The 2017 Tour de France began and with it the contagious fever for millions of fans around the world. It even got yours truly as I bought a new bicycle and started riding last Sunday. Of course, it is not a racing one but a beach cruiser so my back doesn’t hurt.
Before I hit the road, I took the bike to the store to get the breaks checked–I didn’t trust my husband doing it! hahaha–and there I had an experience that filled my heart with patriotic pride. The kid behind the counter noticed my accent, when I told him I was Colombian his eyes opened wide and said with respect, “Wow! We need to put you in one of our teams so you can beat them all!“
I could hardly contain my laughter but I thanked him for his kind remark. I confessed my legs could barely survive a couple of laps around my neighborhood which is merely six miles. He later named all the other Colombian racers who are part of the teams competing at the Tour de France.
The golden 80’s generation of Colombian racers known in the world as the Escarabajos (beetles in English) represented by “The Gardener” Lucho Herrera and Fabio Parra, and the current generation of rising stars such as Nairo Quintana and Rigoberto Uran, have been acclaimed in the professional cycling circles no only as amazing athletes, but also as fair play and anti-doping representatives of the sport.
In comparison, the US continues to ride under the radar due to the demoralizing scandal of the seven times champion of the Tour de France, Lance Armstrong. The “King of the Tour” and the USPS Discovery Channel Pro Cycling Team captured the glory and millions of dollars from sponsors between 1999 and 2005.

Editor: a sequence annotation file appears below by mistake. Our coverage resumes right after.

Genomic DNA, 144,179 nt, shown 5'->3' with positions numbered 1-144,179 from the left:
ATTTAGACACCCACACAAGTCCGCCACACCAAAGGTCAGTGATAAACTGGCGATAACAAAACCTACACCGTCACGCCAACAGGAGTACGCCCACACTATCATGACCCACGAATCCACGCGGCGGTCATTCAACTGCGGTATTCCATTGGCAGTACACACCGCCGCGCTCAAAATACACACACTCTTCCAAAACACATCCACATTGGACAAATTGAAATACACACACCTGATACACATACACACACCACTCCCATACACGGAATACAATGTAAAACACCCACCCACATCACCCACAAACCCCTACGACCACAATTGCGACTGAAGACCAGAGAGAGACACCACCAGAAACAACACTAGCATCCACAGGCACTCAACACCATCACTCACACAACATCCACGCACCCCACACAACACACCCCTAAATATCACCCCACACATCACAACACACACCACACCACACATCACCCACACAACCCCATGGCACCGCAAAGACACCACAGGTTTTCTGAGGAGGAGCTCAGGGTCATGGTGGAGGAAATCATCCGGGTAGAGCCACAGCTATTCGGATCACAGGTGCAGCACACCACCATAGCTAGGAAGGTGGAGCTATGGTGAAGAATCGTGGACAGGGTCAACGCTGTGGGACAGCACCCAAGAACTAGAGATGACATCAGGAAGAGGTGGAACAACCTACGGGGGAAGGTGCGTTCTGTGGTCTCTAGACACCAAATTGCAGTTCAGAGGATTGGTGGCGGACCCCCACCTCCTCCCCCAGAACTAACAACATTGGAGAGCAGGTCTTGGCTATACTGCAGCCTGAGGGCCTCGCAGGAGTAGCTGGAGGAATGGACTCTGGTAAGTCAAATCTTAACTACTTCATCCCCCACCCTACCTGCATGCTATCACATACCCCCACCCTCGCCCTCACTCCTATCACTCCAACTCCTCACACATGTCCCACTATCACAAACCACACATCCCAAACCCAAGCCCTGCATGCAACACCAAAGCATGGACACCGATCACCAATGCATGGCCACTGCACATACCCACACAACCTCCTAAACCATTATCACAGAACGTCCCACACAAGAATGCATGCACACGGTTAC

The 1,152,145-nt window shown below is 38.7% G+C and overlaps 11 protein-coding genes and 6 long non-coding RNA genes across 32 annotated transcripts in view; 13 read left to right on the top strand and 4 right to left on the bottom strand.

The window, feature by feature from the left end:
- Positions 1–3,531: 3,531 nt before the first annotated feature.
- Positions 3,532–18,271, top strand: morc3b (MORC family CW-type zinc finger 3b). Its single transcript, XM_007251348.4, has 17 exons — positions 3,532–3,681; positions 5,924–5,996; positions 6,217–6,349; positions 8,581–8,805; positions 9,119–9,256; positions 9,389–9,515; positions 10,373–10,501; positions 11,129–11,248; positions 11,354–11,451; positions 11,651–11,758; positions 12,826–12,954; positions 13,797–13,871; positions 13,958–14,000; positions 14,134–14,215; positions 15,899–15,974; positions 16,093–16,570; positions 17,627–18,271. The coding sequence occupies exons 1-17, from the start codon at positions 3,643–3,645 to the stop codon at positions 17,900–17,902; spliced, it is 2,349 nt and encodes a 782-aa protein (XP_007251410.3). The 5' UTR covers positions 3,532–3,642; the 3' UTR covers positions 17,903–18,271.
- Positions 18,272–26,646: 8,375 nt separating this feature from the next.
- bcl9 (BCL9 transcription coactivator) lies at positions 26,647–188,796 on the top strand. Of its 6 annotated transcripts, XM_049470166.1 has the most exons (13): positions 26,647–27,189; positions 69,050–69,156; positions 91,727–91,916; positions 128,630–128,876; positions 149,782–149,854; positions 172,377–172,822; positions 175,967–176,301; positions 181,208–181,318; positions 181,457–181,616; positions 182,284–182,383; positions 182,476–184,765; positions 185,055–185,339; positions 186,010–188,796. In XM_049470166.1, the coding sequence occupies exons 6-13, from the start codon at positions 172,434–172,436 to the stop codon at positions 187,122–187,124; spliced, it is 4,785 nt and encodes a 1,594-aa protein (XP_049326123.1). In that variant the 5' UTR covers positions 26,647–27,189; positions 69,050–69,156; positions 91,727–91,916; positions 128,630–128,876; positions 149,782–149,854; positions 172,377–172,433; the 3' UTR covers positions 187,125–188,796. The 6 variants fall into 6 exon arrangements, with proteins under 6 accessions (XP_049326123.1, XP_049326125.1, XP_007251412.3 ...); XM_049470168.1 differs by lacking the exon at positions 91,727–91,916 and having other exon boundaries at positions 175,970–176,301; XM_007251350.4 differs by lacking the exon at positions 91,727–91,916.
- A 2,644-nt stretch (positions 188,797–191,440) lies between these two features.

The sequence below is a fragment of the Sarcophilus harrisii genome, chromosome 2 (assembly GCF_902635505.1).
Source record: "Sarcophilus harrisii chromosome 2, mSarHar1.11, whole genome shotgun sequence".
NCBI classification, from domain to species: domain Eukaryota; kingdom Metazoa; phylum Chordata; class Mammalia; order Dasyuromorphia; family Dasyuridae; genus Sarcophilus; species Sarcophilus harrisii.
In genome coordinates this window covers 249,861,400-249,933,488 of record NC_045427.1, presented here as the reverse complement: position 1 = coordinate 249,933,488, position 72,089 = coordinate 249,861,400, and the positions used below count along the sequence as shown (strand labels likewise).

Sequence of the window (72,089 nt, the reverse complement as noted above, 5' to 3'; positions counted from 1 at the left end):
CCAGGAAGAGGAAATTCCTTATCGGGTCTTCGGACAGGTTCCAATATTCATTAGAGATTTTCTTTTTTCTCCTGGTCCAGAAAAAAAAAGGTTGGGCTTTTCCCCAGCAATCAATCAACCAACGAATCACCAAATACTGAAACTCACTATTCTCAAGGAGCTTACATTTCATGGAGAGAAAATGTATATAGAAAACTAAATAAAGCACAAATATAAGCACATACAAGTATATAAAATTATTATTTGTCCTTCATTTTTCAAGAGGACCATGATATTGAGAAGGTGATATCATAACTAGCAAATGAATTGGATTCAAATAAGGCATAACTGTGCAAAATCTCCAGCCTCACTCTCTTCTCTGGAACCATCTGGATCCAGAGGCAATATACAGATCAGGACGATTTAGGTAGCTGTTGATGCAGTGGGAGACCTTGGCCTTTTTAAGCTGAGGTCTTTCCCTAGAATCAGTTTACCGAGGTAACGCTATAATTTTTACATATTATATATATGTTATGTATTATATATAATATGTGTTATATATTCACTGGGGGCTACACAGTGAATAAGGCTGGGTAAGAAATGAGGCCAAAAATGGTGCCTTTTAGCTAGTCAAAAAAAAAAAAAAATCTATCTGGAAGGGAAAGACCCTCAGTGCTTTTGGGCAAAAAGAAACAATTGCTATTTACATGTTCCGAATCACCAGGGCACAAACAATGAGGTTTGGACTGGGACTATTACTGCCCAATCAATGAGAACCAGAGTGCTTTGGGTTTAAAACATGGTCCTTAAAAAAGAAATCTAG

Nonetheless, they left enemies at every curve who didn’t give up in their quest to expose the largest, most professional, sophisticated and effective doping network in the history of sports.
According to the 2012 report of the USADA (United States Anti-Doping Agency) Armstrong not only consumed performance enhancing drugs, but also coerced his teammates so he could have leverage and blackmail them in the future should they ever decide to become whistle blowers.
The detailed report includes the intimidation and retaliation methods used by Armstrong against other members of the team–masseuses, therapists, and medical team–to keep them quiet. It also mentions the defamation lawsuits he filed to stop the allegations of investigative sport journalists and cycling veterans who dared to questions his “superhuman” performance.
A couple of years ago I watched the thrilling Netflix documentary Stop at Nothing The Lance Armstrong Story with my husband and I could not believe the magnitude of the deceitful scheme. The film portrays the real pathological liar who lived inside the beloved cancer survivor and unbeatable athlete through the testimony of Armstrong’s closest friends, who went as far to say they feared for their lives.
But as bad as accepting the charges of the USADA and crying in front of Oprah on TV was, Lance Armstrong gave yet a worse picture of his soul. In a BBC interview in 2015 he was asked about his doping practices and without a sign of remorse he declared that if he were racing in 1995 he probably would do it again.
Although I dream about watching one of my fellow Colombian cyclists roll across the Champs-Élysées on the last stage and to be crowned as the champion of the Tour de France, I also long that beyond the yellow, green, and polka-dot jerseys, my brave escarabajos will always wear the jersey of honor accomplished by fair play without doping so they can be example for the future generations of cycling around the world.
Bonne chance pour les Colombiens!
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